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Comment: You've hybridized two

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In reply to comment: While it is true that that an (see in situ)

You've hybridized two

You've hybridized two separate arguments of mine in a very weird way. The anvil thing was a response to 'speed' vs 'force'.

And yes, it will lose some energy, but the speed may still increase continuously due to the accruing mass. Hence the tower didn't fall at free fall speed, but close to it.

Think of a train ploughing through thick sheets of concrete and the power transmitted by the engine increasing linearly as a function of number of such barriers destroyed.

The time taken to cover a certain distance will be a function of speed at time of first impact, number of concrete barriers/ metre, thickness of concrete barriers, initial power provided by engine, the parameter for linear increase in power and mass of the train.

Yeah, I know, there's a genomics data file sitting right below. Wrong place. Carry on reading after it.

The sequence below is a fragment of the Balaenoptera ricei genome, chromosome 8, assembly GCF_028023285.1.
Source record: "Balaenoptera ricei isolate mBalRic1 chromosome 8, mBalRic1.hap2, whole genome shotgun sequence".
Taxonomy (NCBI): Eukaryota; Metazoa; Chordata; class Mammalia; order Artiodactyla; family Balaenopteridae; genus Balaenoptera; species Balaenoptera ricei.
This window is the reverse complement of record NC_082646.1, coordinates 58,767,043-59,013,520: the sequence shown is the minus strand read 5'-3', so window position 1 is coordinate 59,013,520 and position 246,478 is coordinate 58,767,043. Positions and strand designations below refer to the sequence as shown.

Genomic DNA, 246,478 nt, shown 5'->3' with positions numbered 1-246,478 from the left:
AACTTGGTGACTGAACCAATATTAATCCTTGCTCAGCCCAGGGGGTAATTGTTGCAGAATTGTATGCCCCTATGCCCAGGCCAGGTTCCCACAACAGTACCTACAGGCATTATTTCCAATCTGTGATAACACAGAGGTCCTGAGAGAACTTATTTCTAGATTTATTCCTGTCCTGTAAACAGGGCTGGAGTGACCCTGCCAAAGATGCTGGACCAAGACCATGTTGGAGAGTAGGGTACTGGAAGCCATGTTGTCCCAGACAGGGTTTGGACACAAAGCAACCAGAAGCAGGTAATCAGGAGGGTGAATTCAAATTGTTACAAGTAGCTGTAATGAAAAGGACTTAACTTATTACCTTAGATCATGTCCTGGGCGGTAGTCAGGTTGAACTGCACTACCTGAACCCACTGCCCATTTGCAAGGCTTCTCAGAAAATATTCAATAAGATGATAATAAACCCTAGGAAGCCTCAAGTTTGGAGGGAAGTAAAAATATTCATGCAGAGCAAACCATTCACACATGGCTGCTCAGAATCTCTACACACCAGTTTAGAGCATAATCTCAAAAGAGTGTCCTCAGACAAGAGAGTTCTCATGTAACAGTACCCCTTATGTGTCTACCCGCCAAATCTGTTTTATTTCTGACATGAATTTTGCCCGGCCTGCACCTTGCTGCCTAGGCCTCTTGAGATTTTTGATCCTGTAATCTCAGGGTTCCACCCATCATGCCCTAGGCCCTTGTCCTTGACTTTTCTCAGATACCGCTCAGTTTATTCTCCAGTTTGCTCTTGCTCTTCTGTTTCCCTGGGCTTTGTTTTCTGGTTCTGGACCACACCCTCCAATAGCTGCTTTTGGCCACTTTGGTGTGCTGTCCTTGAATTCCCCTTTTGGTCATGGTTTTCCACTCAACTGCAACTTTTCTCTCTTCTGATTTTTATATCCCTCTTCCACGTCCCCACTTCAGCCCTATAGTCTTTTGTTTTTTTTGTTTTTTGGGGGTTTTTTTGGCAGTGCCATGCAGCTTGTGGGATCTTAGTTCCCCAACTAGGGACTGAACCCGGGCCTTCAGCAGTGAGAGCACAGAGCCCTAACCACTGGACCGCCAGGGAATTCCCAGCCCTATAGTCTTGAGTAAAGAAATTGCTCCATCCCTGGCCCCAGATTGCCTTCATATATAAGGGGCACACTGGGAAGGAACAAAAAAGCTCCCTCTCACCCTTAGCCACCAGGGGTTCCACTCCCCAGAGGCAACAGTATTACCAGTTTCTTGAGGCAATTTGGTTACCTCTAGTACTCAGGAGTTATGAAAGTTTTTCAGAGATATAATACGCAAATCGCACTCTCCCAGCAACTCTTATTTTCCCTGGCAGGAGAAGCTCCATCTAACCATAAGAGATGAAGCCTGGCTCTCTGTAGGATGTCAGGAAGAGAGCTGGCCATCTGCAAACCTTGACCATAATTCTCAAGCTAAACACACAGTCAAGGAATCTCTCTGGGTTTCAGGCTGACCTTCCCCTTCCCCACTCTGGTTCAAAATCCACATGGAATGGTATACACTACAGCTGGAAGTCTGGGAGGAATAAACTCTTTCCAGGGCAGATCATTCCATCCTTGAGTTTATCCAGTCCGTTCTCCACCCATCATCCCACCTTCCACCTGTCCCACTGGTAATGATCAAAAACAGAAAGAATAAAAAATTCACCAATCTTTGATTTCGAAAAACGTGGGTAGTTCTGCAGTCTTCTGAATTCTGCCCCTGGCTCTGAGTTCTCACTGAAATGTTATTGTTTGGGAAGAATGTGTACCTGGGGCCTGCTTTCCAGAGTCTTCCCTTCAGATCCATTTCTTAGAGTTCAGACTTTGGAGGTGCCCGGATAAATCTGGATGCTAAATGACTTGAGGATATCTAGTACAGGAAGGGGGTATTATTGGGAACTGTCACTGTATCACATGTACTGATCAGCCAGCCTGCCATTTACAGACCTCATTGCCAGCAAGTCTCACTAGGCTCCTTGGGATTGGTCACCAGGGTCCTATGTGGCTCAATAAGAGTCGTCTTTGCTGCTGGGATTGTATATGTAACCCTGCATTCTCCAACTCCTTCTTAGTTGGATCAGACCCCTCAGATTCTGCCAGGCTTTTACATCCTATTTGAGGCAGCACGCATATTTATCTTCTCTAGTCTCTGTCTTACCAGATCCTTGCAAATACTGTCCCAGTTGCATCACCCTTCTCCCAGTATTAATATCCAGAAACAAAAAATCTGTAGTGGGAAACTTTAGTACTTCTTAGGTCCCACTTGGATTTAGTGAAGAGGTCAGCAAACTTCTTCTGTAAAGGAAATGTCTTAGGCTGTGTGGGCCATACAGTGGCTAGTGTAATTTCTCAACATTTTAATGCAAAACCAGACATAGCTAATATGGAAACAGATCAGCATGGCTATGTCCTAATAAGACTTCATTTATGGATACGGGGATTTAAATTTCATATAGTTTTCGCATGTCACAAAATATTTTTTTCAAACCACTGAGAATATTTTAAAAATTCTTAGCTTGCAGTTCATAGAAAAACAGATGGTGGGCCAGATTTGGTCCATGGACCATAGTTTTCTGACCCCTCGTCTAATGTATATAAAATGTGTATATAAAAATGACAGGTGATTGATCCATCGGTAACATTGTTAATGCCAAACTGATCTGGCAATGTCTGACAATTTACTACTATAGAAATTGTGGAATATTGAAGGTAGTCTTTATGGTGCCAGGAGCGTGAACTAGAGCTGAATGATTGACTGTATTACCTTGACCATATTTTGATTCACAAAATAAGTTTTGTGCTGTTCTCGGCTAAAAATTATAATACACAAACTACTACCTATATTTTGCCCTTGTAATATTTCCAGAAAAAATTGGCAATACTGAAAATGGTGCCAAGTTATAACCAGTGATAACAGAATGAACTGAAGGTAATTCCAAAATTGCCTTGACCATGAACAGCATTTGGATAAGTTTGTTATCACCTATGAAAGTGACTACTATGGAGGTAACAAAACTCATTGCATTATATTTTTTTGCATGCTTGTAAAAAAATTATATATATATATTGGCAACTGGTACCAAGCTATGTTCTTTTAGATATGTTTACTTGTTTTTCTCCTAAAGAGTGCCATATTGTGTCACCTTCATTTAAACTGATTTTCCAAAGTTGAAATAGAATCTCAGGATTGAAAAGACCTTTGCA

Now, clearly, several scenarios arise, of which one is that the resistance is small compared to the force of the moving train and thus it takes only a little more time than if the barriers were not there at all.

Once you understand this analogy and acknowledge that it is possible for a building to fall at near free fall speed, you only need to plug in the figures in the NIST report or other sources that 'buy' the official version to reach a conclusion.